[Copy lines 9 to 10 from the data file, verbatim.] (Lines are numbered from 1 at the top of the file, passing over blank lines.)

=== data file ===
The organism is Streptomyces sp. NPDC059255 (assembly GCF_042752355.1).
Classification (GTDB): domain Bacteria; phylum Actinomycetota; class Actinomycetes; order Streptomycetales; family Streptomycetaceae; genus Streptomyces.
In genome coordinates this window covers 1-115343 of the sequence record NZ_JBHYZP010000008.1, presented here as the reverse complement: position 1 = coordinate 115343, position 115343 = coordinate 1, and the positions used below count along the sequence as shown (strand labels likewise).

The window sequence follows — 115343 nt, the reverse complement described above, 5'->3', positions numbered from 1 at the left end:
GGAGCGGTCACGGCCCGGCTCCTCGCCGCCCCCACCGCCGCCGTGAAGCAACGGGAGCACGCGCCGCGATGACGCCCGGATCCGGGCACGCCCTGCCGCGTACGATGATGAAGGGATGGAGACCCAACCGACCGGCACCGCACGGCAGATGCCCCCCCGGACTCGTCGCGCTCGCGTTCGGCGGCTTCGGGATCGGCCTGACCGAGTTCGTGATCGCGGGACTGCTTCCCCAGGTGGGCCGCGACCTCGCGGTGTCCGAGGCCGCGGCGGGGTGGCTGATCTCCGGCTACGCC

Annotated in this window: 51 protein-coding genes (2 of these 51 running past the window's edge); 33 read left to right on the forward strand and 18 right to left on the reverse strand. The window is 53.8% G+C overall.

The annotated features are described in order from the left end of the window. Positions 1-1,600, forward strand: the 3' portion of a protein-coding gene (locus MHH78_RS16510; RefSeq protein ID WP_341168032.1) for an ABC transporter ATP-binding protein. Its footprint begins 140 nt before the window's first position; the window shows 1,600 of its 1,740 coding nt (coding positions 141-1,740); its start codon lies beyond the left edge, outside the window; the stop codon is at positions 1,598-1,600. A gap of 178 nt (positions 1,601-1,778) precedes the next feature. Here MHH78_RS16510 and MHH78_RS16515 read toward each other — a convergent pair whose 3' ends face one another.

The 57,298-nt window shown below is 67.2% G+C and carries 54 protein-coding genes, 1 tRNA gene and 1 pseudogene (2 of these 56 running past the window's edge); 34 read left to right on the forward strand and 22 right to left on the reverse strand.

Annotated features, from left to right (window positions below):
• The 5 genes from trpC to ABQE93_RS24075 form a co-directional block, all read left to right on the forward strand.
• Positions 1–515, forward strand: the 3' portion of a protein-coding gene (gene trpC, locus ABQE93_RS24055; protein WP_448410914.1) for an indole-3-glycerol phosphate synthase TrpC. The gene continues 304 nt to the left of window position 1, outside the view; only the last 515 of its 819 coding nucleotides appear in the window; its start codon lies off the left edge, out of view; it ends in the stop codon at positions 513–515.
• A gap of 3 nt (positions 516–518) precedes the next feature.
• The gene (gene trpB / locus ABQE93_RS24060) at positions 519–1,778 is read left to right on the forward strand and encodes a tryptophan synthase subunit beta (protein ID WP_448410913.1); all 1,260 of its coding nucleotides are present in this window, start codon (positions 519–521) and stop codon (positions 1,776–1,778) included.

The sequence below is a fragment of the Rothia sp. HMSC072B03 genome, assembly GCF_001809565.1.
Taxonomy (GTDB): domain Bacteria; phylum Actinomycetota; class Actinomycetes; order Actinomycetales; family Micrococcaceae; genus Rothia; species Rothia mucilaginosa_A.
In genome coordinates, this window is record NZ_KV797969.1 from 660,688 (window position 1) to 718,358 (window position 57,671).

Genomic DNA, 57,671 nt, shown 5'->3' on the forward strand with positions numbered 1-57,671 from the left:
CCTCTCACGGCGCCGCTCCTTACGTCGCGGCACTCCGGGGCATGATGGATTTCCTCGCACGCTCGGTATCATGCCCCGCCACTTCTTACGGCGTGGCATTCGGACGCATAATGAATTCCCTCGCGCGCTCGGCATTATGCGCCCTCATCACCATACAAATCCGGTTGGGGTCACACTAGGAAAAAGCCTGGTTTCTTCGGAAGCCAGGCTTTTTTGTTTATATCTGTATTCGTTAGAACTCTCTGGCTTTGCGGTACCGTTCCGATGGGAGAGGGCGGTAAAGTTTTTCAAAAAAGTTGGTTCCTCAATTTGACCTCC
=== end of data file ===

Annotated features, from left to right (window positions below):
• The 5 genes from trpC to ABQE93_RS24075 form a co-directional block, all read left to right on the forward strand.